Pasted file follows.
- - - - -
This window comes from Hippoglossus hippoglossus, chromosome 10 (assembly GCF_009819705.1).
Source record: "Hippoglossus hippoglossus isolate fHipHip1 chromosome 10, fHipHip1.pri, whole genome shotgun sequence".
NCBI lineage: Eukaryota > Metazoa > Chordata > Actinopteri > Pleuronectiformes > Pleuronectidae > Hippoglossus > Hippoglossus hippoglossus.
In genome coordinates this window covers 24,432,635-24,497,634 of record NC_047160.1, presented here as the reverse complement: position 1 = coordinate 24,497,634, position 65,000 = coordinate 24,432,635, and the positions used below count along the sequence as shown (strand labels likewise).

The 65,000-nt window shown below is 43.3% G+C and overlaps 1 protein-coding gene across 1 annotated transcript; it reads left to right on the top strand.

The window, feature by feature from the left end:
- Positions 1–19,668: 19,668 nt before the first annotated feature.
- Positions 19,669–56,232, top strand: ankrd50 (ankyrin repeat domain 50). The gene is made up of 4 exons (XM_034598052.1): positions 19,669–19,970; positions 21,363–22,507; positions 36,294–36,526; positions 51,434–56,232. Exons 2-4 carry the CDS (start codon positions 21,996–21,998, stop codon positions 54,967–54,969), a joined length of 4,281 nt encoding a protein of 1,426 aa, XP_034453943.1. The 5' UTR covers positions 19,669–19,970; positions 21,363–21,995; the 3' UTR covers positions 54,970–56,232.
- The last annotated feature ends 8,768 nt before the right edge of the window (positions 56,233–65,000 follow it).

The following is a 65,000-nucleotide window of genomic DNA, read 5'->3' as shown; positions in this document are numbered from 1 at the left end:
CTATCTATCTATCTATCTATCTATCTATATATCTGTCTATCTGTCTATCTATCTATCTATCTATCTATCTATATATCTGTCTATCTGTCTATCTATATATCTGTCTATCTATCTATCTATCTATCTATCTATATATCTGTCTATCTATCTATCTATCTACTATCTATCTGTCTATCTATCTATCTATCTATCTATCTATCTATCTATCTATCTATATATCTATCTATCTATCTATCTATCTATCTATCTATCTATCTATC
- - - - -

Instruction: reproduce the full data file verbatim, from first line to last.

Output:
This window comes from Hippoglossus hippoglossus, chromosome 10 (assembly GCF_009819705.1).
Source record: "Hippoglossus hippoglossus isolate fHipHip1 chromosome 10, fHipHip1.pri, whole genome shotgun sequence".
NCBI lineage: Eukaryota > Metazoa > Chordata > Actinopteri > Pleuronectiformes > Pleuronectidae > Hippoglossus > Hippoglossus hippoglossus.
In genome coordinates this window covers 24,432,635-24,497,634 of record NC_047160.1, presented here as the reverse complement: position 1 = coordinate 24,497,634, position 65,000 = coordinate 24,432,635, and the positions used below count along the sequence as shown (strand labels likewise).

The 65,000-nt window shown below is 43.3% G+C and overlaps 1 protein-coding gene across 1 annotated transcript; it reads left to right on the top strand.

The window, feature by feature from the left end:
- Positions 1–19,668: 19,668 nt before the first annotated feature.
- Positions 19,669–56,232, top strand: ankrd50 (ankyrin repeat domain 50). The gene is made up of 4 exons (XM_034598052.1): positions 19,669–19,970; positions 21,363–22,507; positions 36,294–36,526; positions 51,434–56,232. Exons 2-4 carry the CDS (start codon positions 21,996–21,998, stop codon positions 54,967–54,969), a joined length of 4,281 nt encoding a protein of 1,426 aa, XP_034453943.1. The 5' UTR covers positions 19,669–19,970; positions 21,363–21,995; the 3' UTR covers positions 54,970–56,232.
- The last annotated feature ends 8,768 nt before the right edge of the window (positions 56,233–65,000 follow it).

The following is a 65,000-nucleotide window of genomic DNA, read 5'->3' as shown; positions in this document are numbered from 1 at the left end:
CTATCTATCTATCTATCTATCTATCTATATATCTGTCTATCTGTCTATCTATCTATCTATCTATCTATCTATATATCTGTCTATCTGTCTATCTATATATCTGTCTATCTATCTATCTATCTATCTATCTATATATCTGTCTATCTATCTATCTATCTACTATCTATCTGTCTATCTATCTATCTATCTATCTATCTATCTATCTATCTATCTATATATCTATCTATCTATCTATCTATCTATCTATCTATCTATCTATC